By Lori Fredrich Senior Writer & Dining Editor Published Dec 22, 2011 at 8:59 AM

Nothing warms the spirit as effectively as a holiday tradition.

Whether it's baking sugar cookies with grandma, lighting the candles of the menorah, or singing carols around the Christmas tree, it's the rituals and customs we observe that become emblazoned on our memories and written upon our souls.

I recently asked a host of Milwaukee area chefs and restaurateurs about their fondest holiday food memories – their favorite dishes, and the traditions they love. Not surprisingly, their recollections centered on the bond of family, the power of memories, and the presence of a whole lot of love.

Jan Kelly, owner and executive chef of Meritage, couldn't help but smile when she recollected the memories caught up in her favorite holiday dishes, the cinnamon pecan rolls that her mother only made for Christmas morning and her dad's special ham.

"He would inject it with a secret mixture of liquors over five days and then slow cook it with a glaze and he would garnish the top with candied fruits he did himself," she explained.

She grew up in a household where both of her parents were chefs, so there were always fellow restaurateurs, winemakers and others in the industry that would stop by their house during the holiday season. As a result, Christmas Day was always memorably filled with great food, wine, family and friends.

Among her best holiday memories she includes last year, when she actually had the chance to travel home to California to spend Christmas with her family.

"My husband and I have lived here (in Milwaukee) for 16 years now and going home for the holidays is difficult when you work in this business," Kelly explains, "but last year I had the chance to go for five days ... and it was wonderful ... all my favorite foods and the chance to cook with my parents and my brother, who still owns and operates my parents' first restaurant that was opened in 1972!"

Chef Kelly still makes cinnamon pecan rolls during the holidays and thinks about her mother. But, she leaves the holiday ham to her father.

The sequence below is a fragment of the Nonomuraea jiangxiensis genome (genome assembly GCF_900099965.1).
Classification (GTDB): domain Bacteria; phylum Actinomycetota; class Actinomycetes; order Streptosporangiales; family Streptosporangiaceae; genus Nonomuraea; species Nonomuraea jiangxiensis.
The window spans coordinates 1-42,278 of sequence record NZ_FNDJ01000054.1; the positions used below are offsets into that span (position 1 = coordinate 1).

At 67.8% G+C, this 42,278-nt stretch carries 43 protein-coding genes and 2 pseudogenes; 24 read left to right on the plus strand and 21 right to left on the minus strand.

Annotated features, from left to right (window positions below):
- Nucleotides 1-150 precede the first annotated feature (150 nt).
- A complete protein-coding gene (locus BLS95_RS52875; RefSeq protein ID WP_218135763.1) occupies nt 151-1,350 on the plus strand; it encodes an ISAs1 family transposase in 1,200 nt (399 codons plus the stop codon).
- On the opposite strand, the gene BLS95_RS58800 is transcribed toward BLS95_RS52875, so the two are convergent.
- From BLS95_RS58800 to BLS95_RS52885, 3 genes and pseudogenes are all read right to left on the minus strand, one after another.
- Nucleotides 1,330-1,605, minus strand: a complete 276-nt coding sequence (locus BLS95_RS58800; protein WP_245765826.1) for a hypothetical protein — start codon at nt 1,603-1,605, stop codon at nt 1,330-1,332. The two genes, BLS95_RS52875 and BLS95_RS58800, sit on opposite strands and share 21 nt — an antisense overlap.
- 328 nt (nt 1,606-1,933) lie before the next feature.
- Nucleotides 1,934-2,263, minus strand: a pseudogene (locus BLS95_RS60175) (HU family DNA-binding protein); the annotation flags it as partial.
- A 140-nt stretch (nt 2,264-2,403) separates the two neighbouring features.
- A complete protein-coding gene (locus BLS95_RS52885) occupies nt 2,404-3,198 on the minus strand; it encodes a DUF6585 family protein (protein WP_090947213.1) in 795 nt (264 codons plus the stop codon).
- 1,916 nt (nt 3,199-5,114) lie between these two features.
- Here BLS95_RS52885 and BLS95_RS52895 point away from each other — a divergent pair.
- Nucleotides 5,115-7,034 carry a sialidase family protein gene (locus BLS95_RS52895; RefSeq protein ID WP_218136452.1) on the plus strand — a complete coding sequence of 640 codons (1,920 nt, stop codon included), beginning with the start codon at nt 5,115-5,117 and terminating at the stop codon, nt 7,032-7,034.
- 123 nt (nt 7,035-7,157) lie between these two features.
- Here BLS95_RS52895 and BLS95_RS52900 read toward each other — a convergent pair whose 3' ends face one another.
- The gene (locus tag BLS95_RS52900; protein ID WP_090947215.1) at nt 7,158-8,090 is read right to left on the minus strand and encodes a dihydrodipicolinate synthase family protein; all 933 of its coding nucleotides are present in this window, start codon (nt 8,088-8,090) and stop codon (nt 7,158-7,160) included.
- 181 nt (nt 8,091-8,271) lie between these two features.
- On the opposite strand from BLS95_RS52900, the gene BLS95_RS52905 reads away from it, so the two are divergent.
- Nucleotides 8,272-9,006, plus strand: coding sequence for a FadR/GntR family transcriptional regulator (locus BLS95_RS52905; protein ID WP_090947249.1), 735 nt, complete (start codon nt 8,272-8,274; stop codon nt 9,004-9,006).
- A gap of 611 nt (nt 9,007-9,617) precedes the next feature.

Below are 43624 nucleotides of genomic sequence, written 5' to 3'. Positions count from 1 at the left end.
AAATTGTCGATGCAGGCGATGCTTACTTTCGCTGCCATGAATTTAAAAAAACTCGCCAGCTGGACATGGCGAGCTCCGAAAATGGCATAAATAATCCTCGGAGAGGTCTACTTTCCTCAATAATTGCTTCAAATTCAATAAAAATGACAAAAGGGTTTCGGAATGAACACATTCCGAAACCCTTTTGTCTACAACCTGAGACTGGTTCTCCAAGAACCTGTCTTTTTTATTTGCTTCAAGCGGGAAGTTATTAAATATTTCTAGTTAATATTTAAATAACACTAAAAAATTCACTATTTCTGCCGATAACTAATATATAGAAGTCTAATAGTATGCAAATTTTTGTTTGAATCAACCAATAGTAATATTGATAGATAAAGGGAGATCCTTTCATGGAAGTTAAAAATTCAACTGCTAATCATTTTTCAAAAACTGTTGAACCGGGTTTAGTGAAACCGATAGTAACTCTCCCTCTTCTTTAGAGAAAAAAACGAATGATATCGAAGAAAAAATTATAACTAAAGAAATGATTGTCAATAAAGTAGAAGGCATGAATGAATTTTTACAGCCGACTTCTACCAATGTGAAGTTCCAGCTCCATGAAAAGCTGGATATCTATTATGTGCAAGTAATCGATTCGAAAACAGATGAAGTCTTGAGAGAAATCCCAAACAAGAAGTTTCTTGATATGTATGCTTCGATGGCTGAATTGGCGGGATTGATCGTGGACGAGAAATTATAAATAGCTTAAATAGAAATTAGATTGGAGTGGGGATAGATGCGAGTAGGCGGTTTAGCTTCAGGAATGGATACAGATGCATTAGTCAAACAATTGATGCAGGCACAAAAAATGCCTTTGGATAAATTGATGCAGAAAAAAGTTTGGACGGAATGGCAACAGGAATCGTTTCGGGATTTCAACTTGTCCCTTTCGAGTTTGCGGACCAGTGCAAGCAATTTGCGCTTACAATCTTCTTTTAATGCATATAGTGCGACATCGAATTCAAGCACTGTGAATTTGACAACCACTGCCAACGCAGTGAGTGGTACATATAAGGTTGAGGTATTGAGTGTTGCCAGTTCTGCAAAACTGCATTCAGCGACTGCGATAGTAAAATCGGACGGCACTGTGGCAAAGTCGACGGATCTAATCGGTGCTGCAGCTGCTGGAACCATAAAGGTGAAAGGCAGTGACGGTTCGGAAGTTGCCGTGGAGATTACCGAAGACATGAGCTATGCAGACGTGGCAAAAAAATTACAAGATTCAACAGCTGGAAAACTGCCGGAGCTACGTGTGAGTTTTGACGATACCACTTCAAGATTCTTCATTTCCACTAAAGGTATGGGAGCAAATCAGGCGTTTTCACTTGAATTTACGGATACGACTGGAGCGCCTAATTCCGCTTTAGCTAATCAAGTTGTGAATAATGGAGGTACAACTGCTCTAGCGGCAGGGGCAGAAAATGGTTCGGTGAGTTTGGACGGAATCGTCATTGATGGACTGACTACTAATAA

"Maybe someday I will master it," she says, "but I think I enjoy the thought of having it only with the whole family."

Although Joe Muench, executive chef at Maxie's Southern Comfort, grew up observing what he calls a "pretty typical Christmas," his own family traditions have morphed into an ever-changing collage of activity.

"Over the years our Christmas traditions have converted from the 'big' traditional meal to eating what we are really hungry for. Along with changing the look of our Christmas tree each year with different colored lights and other trimmings, we are always eating something different. It usually comes down to what my kids are hungry for in the weeks leading up to Christmas," he says.

"One year we had build-your-own homemade pizzas, another we made a massive Chicago-style hot dog bar feast and some years we have fired up the grill cooking steak dinners or other summertime foods."

But, despite their ever-changing appetites, there is at least one dish that appears every year without fail. "Sticky caramel pecan rolls rule the oven each Christmas morning," Muench confesses.

"They are prepped before I go to bed on Christmas Eve and are proofed in the oven overnight. I set the oven on auto along with the coffee maker and 'shazam,' when we wake up the air is filled with a rich yeast and toasted caramel aroma along with the smell of coffee. There is nowhere I have been that can compete with a morning greeting such as this."